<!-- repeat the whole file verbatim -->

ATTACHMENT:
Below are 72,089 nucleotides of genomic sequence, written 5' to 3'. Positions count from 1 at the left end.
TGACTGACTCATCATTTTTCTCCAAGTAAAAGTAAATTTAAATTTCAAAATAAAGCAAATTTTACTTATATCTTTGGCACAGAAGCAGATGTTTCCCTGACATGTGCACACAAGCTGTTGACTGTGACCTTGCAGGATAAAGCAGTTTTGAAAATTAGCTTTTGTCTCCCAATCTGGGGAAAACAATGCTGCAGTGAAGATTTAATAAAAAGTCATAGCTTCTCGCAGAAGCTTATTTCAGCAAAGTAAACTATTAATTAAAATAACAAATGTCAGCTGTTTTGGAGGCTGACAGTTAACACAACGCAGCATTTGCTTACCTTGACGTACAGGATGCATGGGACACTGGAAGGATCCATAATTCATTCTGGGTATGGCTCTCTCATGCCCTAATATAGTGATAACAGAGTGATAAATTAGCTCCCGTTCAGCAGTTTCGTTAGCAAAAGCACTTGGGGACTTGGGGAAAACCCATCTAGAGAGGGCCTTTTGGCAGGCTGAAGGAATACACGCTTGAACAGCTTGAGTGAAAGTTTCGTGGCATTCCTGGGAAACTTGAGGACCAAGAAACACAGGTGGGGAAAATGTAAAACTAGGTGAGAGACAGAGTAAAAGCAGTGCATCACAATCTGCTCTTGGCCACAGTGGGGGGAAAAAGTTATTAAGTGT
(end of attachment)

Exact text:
Below are 72,089 nucleotides of genomic sequence, written 5' to 3'. Positions count from 1 at the left end.
TGACTGACTCATCATTTTTCTCCAAGTAAAAGTAAATTTAAATTTCAAAATAAAGCAAATTTTACTTATATCTTTGGCACAGAAGCAGATGTTTCCCTGACATGTGCACACAAGCTGTTGACTGTGACCTTGCAGGATAAAGCAGTTTTGAAAATTAGCTTTTGTCTCCCAATCTGGGGAAAACAATGCTGCAGTGAAGATTTAATAAAAAGTCATAGCTTCTCGCAGAAGCTTATTTCAGCAAAGTAAACTATTAATTAAAATAACAAATGTCAGCTGTTTTGGAGGCTGACAGTTAACACAACGCAGCATTTGCTTACCTTGACGTACAGGATGCATGGGACACTGGAAGGATCCATAATTCATTCTGGGTATGGCTCTCTCATGCCCTAATATAGTGATAACAGAGTGATAAATTAGCTCCCGTTCAGCAGTTTCGTTAGCAAAAGCACTTGGGGACTTGGGGAAAACCCATCTAGAGAGGGCCTTTTGGCAGGCTGAAGGAATACACGCTTGAACAGCTTGAGTGAAAGTTTCGTGGCATTCCTGGGAAACTTGAGGACCAAGAAACACAGGTGGGGAAAATGTAAAACTAGGTGAGAGACAGAGTAAAAGCAGTGCATCACAATCTGCTCTTGGCCACAGTGGGGGGAAAAAGTTATTAAGTGT